Do you have a plan to vote?
Let us tell you the information you need to register and cast a ballot in D.C.
Over the last two decades, growth in D.C. neighborhoods from Petworth to Navy Yard has been driven by Metro’s Green Line—attracting millennials in droves—a new report published by the Capitol Riverfront Business Improvement District determines.
Conducted by research firm RCLCO, the study, called “GreenPrint of Growth 2.0,” bolsters urbanists’ arguments that public transit (of the reliable sort, anyway) is a primary factor in the development of cities. By looking at real estate and population data within a quarter-mile of Green Line stations, the report finds that 48 percent of new D.C. households headed by residents younger than 35 have moved somewhere along the Green Line corridor since 2010. In turn, much of this was likely driven by housing supply: Since 2000, one fourth of all new apartment units in the District have been constructed along the north-south route, the researchers note.
“While the Shaw and U Street stations have experienced their fair share, growth at the Green Line stations south of L’Enfant Plaza has been as impressive as those stations north of Gallery Place,” the report explains. “Based on construction activity to date and projects that are planned to deliver by 2019, [the] Navy Yard–Ballpark station is one of the Green Line’s biggest magnets for new households and development this decade.”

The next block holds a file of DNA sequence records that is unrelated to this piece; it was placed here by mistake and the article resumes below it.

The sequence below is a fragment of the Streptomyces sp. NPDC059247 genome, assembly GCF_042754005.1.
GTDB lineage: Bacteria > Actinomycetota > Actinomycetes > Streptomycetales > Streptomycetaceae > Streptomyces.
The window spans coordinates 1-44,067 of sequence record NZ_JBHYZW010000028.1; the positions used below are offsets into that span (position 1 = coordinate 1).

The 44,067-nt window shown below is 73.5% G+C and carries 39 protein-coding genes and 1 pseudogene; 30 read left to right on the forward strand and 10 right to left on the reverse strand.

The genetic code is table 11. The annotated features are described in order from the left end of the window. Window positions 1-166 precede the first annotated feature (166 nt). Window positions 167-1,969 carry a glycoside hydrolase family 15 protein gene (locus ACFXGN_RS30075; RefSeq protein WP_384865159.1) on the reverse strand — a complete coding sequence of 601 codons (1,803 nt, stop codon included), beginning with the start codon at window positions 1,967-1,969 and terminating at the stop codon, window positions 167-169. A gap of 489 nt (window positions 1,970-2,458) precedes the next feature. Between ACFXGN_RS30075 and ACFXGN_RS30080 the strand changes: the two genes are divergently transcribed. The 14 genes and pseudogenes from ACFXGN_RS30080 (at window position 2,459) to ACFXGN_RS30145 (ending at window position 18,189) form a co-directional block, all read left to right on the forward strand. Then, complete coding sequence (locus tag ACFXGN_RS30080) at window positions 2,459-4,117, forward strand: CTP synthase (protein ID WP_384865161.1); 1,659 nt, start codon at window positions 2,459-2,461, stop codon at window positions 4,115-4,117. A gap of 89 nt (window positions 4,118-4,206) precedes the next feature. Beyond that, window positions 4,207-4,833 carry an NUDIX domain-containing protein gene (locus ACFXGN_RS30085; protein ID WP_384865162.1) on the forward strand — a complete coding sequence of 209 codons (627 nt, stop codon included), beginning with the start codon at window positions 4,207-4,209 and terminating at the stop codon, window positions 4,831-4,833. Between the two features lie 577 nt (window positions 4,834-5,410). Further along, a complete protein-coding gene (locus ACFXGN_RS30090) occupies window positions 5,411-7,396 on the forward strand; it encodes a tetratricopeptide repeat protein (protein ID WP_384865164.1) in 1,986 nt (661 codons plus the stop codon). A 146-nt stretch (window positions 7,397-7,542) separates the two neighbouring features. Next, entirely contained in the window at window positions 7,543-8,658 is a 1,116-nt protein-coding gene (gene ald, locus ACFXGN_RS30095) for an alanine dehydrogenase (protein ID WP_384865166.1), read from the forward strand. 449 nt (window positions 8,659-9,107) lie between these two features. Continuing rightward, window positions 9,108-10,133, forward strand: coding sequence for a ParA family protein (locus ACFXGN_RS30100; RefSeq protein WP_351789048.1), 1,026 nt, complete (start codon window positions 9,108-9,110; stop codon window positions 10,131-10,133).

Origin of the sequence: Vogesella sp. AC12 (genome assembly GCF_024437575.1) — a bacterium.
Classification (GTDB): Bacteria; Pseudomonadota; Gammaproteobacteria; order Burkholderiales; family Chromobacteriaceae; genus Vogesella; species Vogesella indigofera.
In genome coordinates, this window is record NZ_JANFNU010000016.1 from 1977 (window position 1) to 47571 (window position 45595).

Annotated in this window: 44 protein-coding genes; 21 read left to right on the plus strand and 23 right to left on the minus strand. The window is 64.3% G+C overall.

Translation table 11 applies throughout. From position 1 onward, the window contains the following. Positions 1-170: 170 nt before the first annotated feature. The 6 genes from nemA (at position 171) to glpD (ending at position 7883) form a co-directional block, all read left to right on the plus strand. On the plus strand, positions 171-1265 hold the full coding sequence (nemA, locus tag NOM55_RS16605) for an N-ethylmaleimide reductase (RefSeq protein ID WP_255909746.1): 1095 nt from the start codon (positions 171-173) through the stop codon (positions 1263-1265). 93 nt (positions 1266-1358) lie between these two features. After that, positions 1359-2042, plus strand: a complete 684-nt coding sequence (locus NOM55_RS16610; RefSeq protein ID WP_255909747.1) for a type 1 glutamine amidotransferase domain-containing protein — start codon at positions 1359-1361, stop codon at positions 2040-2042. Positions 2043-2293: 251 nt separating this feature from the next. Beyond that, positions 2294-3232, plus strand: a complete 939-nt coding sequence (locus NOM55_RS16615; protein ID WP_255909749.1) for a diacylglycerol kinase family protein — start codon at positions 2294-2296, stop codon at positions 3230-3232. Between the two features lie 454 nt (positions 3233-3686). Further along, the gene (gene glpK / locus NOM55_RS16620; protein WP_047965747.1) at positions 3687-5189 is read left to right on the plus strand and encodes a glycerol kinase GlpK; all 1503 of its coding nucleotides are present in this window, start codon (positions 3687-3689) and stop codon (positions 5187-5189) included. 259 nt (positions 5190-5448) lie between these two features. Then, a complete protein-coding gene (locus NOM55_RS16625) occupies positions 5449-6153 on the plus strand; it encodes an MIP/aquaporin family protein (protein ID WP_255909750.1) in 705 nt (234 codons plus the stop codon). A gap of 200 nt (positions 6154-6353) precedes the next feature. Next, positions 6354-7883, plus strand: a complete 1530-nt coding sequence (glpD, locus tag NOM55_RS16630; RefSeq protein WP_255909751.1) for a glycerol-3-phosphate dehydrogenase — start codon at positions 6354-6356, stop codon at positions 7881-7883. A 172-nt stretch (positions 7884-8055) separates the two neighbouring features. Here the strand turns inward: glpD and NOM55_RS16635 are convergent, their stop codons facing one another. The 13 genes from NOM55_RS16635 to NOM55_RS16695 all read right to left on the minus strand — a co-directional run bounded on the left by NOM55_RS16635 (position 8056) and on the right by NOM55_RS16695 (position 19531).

Young professionals who’ve settled on the Green Line corridor have brought purchasing power with them, furthering gentrification. According to the study, the average income for new Green Line households jumped roughly 50 percent since 2012, to $121,600 a year. The increase was even greater within a quarter-mile of the Navy Yard–Ballpark station, where the average annual income for these residents rose more than 80 percent, to $108,600, over the same period. Business along the corridor has likewise ballooned, as half of D.C.’s retail growth has taken place along the Green Line since 2010, the report says. And “between 2010 and 2016, the number of jobs located on the Green Line Corridor grew by 50 [percent] to 76,000 jobs,” most of them considered “high-wage.”
The findings dovetail with a recent report by the Washington D.C. Economic Development Partnership finding that in 2016, Capitol Riverfront and Southwest were two of the three neighborhoods that saw 45 percent of residential units being constructed or majorly renovated. (The third was NoMa/Union Market.) Nearly 15,000 were being developed as of August—11 percent more than in 2015.
“What was still seen five years ago as an emerging corridor is quickly solidifying its position as a top-tier destination for young and high-earning professionals,” the BID’s report concludes. Evidently, developers continue to build along Metro’s rail lines, despite the transit system’s chronic problems.
You can read the full study here. Highlights follow below.